The new Mining Charter III has been in the news a lot over the last couple of days. Here is a mixed bag of that news in no particular order:
Minister of Mineral Resources Gwede Mantashe said on Sunday that the latest version of the Mining Charter would ensure mineworkers and mining communities reaped the benefits of mining companies’ operations, while shielding companies from unnecessary volatility.
Mineral Resources Minister Gwede Mantashe said the eight weeks of public engagements alrerady had been encouraging.
After the public comment process is complete, the bill will be sent to Parliament before heading up to President Cyril Ramaphosa’s desk for a signature.
The public has 30 days to submit their comments.
Comments need to be sent, in writing, to Ms Sibongile Malie at 70 Meintjies Street, Trevenna Campus, Sunnyside, 0007, or at Private Bag x59, Arcadia, 0001.
Webber Wentzel believes the minister’s amendment of the original Mining Charter, through the publication of the Mining Charter II and the Mining Charter III, was “beyond the scope of the empowering provision of the MPRDA” and therefore “ultra vires” (acting beyond his powers).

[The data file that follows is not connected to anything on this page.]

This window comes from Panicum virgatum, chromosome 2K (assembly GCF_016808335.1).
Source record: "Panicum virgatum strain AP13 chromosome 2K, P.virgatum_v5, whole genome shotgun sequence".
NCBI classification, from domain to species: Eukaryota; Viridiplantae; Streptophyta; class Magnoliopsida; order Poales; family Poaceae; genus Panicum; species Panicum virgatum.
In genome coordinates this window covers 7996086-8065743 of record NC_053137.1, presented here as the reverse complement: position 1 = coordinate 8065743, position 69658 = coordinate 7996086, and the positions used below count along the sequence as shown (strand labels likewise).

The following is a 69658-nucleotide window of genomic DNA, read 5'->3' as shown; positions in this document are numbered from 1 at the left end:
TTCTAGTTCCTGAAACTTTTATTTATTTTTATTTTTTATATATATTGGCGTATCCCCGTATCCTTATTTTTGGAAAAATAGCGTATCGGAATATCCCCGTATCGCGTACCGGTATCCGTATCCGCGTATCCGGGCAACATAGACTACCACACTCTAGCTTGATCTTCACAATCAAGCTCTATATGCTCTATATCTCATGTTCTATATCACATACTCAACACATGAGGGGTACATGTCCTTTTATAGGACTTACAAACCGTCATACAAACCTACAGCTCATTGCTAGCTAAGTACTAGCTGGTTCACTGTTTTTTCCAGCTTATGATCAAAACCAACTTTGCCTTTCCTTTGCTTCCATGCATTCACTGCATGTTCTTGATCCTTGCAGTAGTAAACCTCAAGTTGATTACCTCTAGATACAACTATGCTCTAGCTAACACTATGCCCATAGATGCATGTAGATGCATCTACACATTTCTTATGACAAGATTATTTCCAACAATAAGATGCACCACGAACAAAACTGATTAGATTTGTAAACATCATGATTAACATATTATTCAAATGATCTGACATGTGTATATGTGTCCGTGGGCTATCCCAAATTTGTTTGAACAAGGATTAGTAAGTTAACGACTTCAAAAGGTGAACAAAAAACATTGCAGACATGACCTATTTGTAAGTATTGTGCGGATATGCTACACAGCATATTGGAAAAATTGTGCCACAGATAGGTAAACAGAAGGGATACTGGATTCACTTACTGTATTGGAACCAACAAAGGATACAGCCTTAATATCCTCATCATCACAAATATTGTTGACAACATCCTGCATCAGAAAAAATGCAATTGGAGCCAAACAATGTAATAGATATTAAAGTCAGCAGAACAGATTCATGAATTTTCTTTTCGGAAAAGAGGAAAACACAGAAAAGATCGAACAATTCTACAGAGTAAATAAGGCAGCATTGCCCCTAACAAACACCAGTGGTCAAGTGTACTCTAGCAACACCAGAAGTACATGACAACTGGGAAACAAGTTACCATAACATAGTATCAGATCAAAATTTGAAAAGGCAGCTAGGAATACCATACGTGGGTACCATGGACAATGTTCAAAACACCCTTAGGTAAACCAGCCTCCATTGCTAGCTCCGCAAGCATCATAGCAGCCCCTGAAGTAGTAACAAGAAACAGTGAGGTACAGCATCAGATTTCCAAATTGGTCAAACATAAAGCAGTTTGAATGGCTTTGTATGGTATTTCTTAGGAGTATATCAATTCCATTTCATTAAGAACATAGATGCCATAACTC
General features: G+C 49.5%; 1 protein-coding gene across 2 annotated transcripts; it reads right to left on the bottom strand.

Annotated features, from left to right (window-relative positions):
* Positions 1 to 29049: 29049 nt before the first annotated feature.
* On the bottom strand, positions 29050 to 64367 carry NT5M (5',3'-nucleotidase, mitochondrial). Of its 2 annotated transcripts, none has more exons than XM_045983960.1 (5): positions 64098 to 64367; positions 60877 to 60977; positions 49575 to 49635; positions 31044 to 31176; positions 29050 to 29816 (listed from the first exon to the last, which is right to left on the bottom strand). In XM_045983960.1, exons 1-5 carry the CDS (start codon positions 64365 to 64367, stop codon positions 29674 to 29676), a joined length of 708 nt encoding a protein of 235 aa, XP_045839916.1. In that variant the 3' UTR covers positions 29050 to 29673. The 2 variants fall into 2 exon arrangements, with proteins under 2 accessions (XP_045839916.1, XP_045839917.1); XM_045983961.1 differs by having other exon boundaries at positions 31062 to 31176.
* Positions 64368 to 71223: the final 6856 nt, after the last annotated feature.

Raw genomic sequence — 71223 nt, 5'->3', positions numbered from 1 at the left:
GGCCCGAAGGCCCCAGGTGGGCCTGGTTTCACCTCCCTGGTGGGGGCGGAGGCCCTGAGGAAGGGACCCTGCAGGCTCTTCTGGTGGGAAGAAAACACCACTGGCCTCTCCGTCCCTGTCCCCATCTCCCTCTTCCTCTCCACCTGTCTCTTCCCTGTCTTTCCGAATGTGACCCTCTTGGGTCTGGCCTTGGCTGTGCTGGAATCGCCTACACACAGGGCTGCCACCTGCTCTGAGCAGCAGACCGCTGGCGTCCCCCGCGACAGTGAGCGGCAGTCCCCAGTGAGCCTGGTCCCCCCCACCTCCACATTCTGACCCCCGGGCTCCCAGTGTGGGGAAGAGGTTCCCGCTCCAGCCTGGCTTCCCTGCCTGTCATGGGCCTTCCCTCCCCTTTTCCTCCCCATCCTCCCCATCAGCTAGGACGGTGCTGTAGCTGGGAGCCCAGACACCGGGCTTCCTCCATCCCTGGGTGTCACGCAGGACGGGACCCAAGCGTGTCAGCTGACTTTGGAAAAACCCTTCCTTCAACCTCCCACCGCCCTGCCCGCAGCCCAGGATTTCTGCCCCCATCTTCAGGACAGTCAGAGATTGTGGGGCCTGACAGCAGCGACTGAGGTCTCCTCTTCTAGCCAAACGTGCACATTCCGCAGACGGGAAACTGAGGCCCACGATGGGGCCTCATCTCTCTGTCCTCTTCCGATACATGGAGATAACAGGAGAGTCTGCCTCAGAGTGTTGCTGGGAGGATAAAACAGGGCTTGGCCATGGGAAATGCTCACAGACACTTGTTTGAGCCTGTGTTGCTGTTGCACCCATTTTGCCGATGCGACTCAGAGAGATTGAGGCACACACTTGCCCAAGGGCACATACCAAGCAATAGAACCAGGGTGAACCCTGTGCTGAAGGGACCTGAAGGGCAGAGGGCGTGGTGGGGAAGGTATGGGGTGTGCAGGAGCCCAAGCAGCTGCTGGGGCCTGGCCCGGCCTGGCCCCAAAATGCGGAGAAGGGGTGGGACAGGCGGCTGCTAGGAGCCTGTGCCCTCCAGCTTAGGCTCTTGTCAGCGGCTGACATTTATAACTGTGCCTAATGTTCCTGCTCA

“Despite some improvements over the version produced to widespread dismay in 2017, [Mining Charter III] does not provide a framework for a competitive and sustainable industry,” the IRR said in a statement.
Mining communities have weighed in on the draft Mining Charter, saying that while there are some points of concern, the document appears to be workable.
Unfortunately, the much anticipated revised edition is a ham-fisted, awkwardly worded document that will merely result in more confusion. It is unlikely to entice new mining investment or lead to growth in the mining sector, and is likely to fail to do anything for workers and communities.
The Money Show’s Bruce Whitfield chats to legal expert Brandon Irsigler about the Mining Charter.
We at the Institute of Race Relations have consistently argued that if mining in South Africa is to live up to the country’s resource potential, an investment-friendly enabling environment is necessary. We have stressed that this requires not only more predictability but, critically, less governmental meddling in pursuit of ‘social’ ends which compromise business practice. If achieved, such an environment has the potential to unleash investment on a scale needed for true transformation of the sector.